Several years ago, on a blustery winter Sunday morning, my husband and I set out to prepare our three young children for Mass. As is often the case in the winter, all three were suffering from a cold. Nothing serious, sniffles mostly, but none of them were very happy. In the midst of whining and tears, I suggested to my husband that I should stay at home, and he could go to church and pray for the rest of us. His look suggested that he didn’t think my idea was a very good one.
You see, I am a convert to Catholicism. When I grew up, my family didn’t go to church if it was hot or cold or inconvenient. As a result, I had gone for approximately ten years without stepping foot into any church until I married Denny. My comment made perfect sense to my not-quite-Catholic thought process.
His response was straightforward, “If you can’t give up an hour a week, what good is your faith.” What he said made sense. It’s a blessing I had married someone who felt it was worth saying. This was not just a turning point for me, but a defining moment in how we would raise our children.
The first step to answering the question above is simple. Go to church. It sounds simple, but I am shocked at how many families put Mass at the bottom of the weekend to-do list. Then I humbly remember: I was one of them.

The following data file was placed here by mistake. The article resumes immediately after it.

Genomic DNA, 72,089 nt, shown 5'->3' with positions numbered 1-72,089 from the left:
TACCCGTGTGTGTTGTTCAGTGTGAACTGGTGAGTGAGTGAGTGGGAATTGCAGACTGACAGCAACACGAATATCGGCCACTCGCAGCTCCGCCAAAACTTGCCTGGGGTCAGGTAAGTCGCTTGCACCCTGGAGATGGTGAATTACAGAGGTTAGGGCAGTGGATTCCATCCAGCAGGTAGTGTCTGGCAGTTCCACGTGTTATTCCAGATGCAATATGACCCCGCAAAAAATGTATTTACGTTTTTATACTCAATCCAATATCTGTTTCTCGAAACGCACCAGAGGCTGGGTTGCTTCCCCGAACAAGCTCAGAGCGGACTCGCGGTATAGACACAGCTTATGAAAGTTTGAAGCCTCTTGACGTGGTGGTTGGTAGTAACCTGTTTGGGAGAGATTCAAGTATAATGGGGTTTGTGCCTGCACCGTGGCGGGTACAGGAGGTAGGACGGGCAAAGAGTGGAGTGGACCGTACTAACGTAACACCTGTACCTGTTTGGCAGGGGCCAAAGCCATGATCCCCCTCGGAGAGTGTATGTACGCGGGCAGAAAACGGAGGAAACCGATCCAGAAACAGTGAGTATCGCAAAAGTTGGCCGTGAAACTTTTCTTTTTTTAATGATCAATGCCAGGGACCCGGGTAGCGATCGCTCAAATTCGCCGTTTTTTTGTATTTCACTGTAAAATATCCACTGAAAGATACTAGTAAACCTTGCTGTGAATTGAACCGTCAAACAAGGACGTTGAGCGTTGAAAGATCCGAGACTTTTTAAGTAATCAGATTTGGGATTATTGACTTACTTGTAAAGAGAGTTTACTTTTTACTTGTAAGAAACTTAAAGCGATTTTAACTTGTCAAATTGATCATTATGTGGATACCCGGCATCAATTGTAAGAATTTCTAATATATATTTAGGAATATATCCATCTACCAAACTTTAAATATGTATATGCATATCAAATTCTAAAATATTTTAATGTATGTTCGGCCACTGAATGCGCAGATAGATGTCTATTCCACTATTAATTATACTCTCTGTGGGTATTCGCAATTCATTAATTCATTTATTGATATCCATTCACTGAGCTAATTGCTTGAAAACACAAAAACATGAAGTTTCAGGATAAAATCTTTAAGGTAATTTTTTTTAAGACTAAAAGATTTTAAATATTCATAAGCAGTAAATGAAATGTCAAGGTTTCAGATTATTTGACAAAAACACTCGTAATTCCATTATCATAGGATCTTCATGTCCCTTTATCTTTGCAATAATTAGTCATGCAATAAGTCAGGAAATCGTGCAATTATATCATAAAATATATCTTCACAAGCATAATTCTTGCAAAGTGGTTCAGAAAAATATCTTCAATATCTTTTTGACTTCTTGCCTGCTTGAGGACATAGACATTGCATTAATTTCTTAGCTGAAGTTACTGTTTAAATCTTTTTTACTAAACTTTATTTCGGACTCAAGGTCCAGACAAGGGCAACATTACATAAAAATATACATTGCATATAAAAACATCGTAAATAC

How does this affect the faith of your child on a daily basis?
- It sets the tone. The faith of our family takes priority.
- It provides us with a chance to see what God wants from us. You can’t hear the message if you’re not in the pew.
- It helps us teach our children that they are not alone. Faith can be a source of strength in good times and in bad.
While Mass attendance is the first step, the next step involves what you do at home:
- Pray together when you get up, before a meal, at bedtime, and with special intentions.
- Attend Holy Day Masses and Reconciliation.
- Study the Bible, church feasts and the saints.
- Discuss elements of our beliefs: How are we going to act during Lent? Is Christmas the season of giving or getting? How should we treat people who are different from us?
- Include sacramentals and reminders of the Liturgical Calendar in your daily life, things children can see, taste, touch and feel (like an Advent Wreath or a holy water font at the doorway).
- And finally, seek ongoing faith formation as parents. Your children will be led by your example.
Remember, as we raise our children and make sure they attend dance class and soccer practice we should have one prayer: that when dance and soccer have gone away, what remains is faith.
(Debbie Chalik, Coordinator of Children’s Faith Formation, Sacred Heart, West Des Moines)